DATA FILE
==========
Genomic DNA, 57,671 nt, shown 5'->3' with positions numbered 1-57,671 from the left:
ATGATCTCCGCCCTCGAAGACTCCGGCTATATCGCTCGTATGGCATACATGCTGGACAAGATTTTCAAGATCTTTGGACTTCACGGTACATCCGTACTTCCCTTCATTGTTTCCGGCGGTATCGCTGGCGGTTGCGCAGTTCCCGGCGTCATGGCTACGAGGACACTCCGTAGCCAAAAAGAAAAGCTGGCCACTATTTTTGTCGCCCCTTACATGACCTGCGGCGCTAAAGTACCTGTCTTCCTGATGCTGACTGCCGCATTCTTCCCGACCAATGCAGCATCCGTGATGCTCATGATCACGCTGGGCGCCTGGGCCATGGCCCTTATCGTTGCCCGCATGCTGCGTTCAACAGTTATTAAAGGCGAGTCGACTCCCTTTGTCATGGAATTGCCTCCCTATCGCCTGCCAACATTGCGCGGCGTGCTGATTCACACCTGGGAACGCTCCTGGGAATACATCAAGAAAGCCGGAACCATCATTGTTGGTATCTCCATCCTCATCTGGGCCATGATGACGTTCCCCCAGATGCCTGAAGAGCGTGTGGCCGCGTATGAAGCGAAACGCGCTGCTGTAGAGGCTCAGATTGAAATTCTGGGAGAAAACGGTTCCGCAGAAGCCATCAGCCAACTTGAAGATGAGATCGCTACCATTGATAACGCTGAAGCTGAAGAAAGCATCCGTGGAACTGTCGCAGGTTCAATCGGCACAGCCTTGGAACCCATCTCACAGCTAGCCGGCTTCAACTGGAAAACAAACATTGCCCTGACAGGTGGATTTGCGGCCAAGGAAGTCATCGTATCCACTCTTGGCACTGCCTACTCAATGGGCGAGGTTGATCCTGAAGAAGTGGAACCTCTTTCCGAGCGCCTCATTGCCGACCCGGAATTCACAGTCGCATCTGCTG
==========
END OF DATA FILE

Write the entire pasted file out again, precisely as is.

Genomic DNA, 57,671 nt, shown 5'->3' with positions numbered 1-57,671 from the left:
ATGATCTCCGCCCTCGAAGACTCCGGCTATATCGCTCGTATGGCATACATGCTGGACAAGATTTTCAAGATCTTTGGACTTCACGGTACATCCGTACTTCCCTTCATTGTTTCCGGCGGTATCGCTGGCGGTTGCGCAGTTCCCGGCGTCATGGCTACGAGGACACTCCGTAGCCAAAAAGAAAAGCTGGCCACTATTTTTGTCGCCCCTTACATGACCTGCGGCGCTAAAGTACCTGTCTTCCTGATGCTGACTGCCGCATTCTTCCCGACCAATGCAGCATCCGTGATGCTCATGATCACGCTGGGCGCCTGGGCCATGGCCCTTATCGTTGCCCGCATGCTGCGTTCAACAGTTATTAAAGGCGAGTCGACTCCCTTTGTCATGGAATTGCCTCCCTATCGCCTGCCAACATTGCGCGGCGTGCTGATTCACACCTGGGAACGCTCCTGGGAATACATCAAGAAAGCCGGAACCATCATTGTTGGTATCTCCATCCTCATCTGGGCCATGATGACGTTCCCCCAGATGCCTGAAGAGCGTGTGGCCGCGTATGAAGCGAAACGCGCTGCTGTAGAGGCTCAGATTGAAATTCTGGGAGAAAACGGTTCCGCAGAAGCCATCAGCCAACTTGAAGATGAGATCGCTACCATTGATAACGCTGAAGCTGAAGAAAGCATCCGTGGAACTGTCGCAGGTTCAATCGGCACAGCCTTGGAACCCATCTCACAGCTAGCCGGCTTCAACTGGAAAACAAACATTGCCCTGACAGGTGGATTTGCGGCCAAGGAAGTCATCGTATCCACTCTTGGCACTGCCTACTCAATGGGCGAGGTTGATCCTGAAGAAGTGGAACCTCTTTCCGAGCGCCTCATTGCCGACCCGGAATTCACAGTCGCATCTGCTG